The emotion showed in Wade Redden's eyes.
Standing in front of his stall in the Senators' dressing room for probably the last time yesterday, the significance of the moment was reflected in those eyes.
It's hard to foresee any scenario that would see the 30-year-old, an unrestricted free agent July 1, return to the Senators. It has been clear since Redden exercised his no-trade clause when Senators GM Bryan Murray tried to trade him last summer to the Edmonton Oilers -- and sought his permission to talk trade with the San Jose Sharks at the trade deadline this season -- that this day would arrive.
That means his 12 years here in Ottawa, in which he grew from a teenaged kid with the blush high in his cheeks into a stubbled veteran, have ended.
Regardless of what you think of his play now, his legacy here and his role in helping the Senators evolve from a bumbling expansion franchise into one of the league's elite teams is unquestioned.
Redden was one of the Senators' first elite players, the first to be considered among the best in hockey at his position, a member of Team Canada at the World Cup and the Olympics.
While he left the door open a crack to the possibility of his return here, the resignation in his voice and in his eyes -- he said he hardly slept Wednesday night -- made it clear he felt what everybody around him was feeling yesterday.
This is the end for one of the Senators' originals.
"It's a good likelihood, probably, but you never know what's going to happen. We'll have to make those decisions as we go here," said Redden. "It's been 11 years, 11-plus, a lot of memories, a lot of special things happened. When it gets down to it, I'll look back on it and hold my head high and feel good for a lot of the things I did here. That's about all I can say right now."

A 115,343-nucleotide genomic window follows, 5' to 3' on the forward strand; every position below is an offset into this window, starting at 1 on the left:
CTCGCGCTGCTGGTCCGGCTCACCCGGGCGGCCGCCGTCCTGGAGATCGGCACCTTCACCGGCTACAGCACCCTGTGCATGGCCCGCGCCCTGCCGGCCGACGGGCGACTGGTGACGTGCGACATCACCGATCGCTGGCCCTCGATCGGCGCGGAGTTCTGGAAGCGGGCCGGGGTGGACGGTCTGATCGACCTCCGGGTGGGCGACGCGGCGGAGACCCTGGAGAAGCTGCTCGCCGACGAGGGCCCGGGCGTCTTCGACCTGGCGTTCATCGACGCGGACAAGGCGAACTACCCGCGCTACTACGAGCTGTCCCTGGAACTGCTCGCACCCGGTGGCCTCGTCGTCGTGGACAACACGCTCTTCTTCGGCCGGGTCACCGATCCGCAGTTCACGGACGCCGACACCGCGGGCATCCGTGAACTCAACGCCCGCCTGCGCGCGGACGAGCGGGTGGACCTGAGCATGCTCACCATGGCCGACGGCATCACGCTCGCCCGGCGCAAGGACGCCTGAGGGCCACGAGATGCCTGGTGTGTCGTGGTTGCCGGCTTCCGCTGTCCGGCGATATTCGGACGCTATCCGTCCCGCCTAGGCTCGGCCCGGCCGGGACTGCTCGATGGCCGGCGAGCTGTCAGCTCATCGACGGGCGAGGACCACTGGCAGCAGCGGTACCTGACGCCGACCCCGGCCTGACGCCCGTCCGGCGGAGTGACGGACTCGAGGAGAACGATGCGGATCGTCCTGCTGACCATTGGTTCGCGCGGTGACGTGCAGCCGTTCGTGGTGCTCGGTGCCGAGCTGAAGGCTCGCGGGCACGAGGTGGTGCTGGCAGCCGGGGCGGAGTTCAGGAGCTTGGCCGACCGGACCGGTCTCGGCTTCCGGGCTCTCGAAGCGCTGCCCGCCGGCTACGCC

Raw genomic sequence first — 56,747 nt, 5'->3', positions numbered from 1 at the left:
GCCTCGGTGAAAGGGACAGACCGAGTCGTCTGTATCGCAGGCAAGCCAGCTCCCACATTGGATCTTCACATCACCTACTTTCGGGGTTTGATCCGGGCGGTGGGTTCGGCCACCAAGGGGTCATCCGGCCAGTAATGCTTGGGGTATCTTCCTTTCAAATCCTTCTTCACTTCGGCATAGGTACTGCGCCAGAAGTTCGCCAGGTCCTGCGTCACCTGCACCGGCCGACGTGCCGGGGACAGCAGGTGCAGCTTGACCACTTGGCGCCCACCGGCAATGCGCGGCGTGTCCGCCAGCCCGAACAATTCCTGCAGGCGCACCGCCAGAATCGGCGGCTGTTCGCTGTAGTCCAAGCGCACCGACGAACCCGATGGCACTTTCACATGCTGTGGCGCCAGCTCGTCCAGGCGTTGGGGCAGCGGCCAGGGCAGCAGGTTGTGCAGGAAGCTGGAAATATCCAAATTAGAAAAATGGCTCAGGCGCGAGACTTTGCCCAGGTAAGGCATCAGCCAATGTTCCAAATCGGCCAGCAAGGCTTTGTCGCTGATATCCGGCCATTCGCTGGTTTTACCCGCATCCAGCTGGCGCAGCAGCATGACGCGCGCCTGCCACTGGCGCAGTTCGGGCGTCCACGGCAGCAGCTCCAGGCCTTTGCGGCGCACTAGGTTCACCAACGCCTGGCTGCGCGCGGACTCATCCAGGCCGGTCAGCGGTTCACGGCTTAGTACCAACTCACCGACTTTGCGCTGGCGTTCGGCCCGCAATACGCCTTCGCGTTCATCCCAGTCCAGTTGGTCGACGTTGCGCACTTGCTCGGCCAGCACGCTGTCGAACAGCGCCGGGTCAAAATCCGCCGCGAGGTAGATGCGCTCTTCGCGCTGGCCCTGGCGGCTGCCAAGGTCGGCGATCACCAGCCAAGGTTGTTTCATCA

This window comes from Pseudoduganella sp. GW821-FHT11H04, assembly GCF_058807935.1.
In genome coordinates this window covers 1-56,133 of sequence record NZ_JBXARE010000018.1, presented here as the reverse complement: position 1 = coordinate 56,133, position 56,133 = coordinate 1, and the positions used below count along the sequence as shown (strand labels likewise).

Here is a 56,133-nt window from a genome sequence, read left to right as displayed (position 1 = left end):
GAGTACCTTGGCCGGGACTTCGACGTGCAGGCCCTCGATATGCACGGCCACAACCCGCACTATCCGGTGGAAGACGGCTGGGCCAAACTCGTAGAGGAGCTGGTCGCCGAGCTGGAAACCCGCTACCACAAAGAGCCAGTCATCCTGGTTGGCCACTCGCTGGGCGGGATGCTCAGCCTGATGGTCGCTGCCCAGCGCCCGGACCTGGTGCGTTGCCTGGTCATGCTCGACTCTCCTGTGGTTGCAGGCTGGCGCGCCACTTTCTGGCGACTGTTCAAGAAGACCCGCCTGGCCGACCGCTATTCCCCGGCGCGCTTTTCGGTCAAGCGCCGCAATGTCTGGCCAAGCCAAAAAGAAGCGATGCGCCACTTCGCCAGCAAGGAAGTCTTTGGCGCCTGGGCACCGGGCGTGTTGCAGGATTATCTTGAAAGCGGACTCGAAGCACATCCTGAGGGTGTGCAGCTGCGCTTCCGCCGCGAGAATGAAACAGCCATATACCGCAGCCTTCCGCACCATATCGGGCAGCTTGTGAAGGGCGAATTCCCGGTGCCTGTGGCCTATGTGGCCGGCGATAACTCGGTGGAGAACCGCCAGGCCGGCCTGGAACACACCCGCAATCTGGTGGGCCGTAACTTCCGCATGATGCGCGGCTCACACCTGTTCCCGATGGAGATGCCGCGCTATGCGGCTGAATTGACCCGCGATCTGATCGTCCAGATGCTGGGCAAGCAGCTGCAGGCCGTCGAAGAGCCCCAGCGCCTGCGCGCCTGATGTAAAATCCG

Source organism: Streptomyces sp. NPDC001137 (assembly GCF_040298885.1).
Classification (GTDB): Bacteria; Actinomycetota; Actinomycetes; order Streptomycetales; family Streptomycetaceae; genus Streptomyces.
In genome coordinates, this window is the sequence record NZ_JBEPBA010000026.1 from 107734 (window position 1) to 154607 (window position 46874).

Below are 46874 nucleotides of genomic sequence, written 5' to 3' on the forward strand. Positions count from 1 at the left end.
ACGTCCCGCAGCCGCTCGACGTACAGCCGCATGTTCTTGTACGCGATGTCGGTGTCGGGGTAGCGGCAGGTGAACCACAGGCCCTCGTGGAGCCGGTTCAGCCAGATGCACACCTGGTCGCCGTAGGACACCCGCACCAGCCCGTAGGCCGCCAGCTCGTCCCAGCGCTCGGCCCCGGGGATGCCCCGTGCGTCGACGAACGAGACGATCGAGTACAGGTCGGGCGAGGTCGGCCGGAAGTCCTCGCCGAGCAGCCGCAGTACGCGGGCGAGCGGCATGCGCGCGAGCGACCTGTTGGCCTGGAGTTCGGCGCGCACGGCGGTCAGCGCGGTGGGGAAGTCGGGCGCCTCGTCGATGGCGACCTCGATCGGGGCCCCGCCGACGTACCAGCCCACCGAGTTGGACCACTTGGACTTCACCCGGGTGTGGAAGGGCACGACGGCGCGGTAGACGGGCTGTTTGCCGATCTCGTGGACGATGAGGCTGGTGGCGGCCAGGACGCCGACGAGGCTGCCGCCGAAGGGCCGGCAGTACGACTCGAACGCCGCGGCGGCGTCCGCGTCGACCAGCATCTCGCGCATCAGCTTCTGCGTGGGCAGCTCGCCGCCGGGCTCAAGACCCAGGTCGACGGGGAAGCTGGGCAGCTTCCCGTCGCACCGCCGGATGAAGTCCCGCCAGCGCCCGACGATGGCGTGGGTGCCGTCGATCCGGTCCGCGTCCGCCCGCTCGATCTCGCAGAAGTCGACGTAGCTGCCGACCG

One of the best scenes in the Senators' short history is from April 12, 1997.
It is Redden in the arms of former Senators goaltender Ron Tugnutt on the night they beat the Buffalo Sabres 1-0 to make the playoffs for the first time.
That started a string that has seen the Senators make the playoffs every year since, a remarkable run and one in which Redden was often the Senators' best player on the ice. It happened less frequently over the last couple of years, and Redden became a polarizing figure among Senators fans.
Many detractors pounced on his turnovers (as did opponents), which were frequent (he ranked 30th in the league in turnovers this season).
His last touch Wednesday against the Penguins was a turnover that led to an empty net goal in the 3-1 loss. It ended a season that unravelled with gathering speed.
What went wrong? Was this a team divided?
"It certainly looked like it on the ice," said Redden. "We had such a good start and then once we got off the tracks, we couldn't pull it back together. I guess you could look at every guy in here and everyone's got to take their own accountability, but we never really got everybody on the same page since that time, I think.
"It seemed like we were waiting to wake up one morning and all of a sudden things would just turn around."
Redden, for a few moments, did allow himself to cast his mind's eye back over his time here in Ottawa.
He regrets not having won this city a Stanley Cup, but takes away other valuable things earned over time with other Senators lifers like captain Daniel Alfredsson and defenceman Chris Phillips.
"To be in the playoffs every year, that says something about the team," he said. "We've had our ups and downs, but the guys I've been here with the longest, Philly and Alfie, those kind of guys, looking back on the time, I grew up with those guys and I consider them brothers."
This will be a life-changing year for Redden. After years of being one of this city's most eligible bachelors, he'll marry fiancee Danica Topolnisky in August and make their home in Kelowna, B.C.
By then, he'll know where he'll be playing in the NHL next year, somewhere other than Ottawa for the first time.
"I've got so many good memories. I'd leave here proud of the things I've done ... I felt I gave what I could to the team and that's all you can do."
It's all a city can ask.